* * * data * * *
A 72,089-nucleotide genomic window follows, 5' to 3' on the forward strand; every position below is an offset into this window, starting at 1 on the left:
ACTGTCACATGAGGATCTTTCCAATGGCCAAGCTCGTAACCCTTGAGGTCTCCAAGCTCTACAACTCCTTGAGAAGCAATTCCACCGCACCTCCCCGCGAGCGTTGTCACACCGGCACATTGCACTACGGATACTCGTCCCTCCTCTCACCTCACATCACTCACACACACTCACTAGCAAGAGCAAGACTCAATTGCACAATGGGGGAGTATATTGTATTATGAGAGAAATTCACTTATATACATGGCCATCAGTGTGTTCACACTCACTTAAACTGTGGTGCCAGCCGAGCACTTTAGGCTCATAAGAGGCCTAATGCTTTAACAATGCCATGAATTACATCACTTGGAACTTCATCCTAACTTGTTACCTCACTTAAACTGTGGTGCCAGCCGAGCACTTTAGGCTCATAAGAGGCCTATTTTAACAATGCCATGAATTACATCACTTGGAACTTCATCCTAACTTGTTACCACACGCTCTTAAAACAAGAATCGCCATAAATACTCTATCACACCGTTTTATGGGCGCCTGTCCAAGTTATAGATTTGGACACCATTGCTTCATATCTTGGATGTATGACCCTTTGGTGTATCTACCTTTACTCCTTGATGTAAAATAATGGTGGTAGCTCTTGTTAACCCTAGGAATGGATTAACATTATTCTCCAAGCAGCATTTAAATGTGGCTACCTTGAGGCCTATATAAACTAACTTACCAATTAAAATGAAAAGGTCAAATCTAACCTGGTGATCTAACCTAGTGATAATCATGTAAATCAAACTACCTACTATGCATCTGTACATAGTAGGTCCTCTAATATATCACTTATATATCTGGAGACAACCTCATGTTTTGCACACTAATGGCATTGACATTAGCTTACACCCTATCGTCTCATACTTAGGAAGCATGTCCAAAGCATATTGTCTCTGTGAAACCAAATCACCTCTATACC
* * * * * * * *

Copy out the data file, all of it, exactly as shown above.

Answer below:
A 72,089-nucleotide genomic window follows, 5' to 3' on the forward strand; every position below is an offset into this window, starting at 1 on the left:
ACTGTCACATGAGGATCTTTCCAATGGCCAAGCTCGTAACCCTTGAGGTCTCCAAGCTCTACAACTCCTTGAGAAGCAATTCCACCGCACCTCCCCGCGAGCGTTGTCACACCGGCACATTGCACTACGGATACTCGTCCCTCCTCTCACCTCACATCACTCACACACACTCACTAGCAAGAGCAAGACTCAATTGCACAATGGGGGAGTATATTGTATTATGAGAGAAATTCACTTATATACATGGCCATCAGTGTGTTCACACTCACTTAAACTGTGGTGCCAGCCGAGCACTTTAGGCTCATAAGAGGCCTAATGCTTTAACAATGCCATGAATTACATCACTTGGAACTTCATCCTAACTTGTTACCTCACTTAAACTGTGGTGCCAGCCGAGCACTTTAGGCTCATAAGAGGCCTATTTTAACAATGCCATGAATTACATCACTTGGAACTTCATCCTAACTTGTTACCACACGCTCTTAAAACAAGAATCGCCATAAATACTCTATCACACCGTTTTATGGGCGCCTGTCCAAGTTATAGATTTGGACACCATTGCTTCATATCTTGGATGTATGACCCTTTGGTGTATCTACCTTTACTCCTTGATGTAAAATAATGGTGGTAGCTCTTGTTAACCCTAGGAATGGATTAACATTATTCTCCAAGCAGCATTTAAATGTGGCTACCTTGAGGCCTATATAAACTAACTTACCAATTAAAATGAAAAGGTCAAATCTAACCTGGTGATCTAACCTAGTGATAATCATGTAAATCAAACTACCTACTATGCATCTGTACATAGTAGGTCCTCTAATATATCACTTATATATCTGGAGACAACCTCATGTTTTGCACACTAATGGCATTGACATTAGCTTACACCCTATCGTCTCATACTTAGGAAGCATGTCCAAAGCATATTGTCTCTGTGAAACCAAATCACCTCTATACC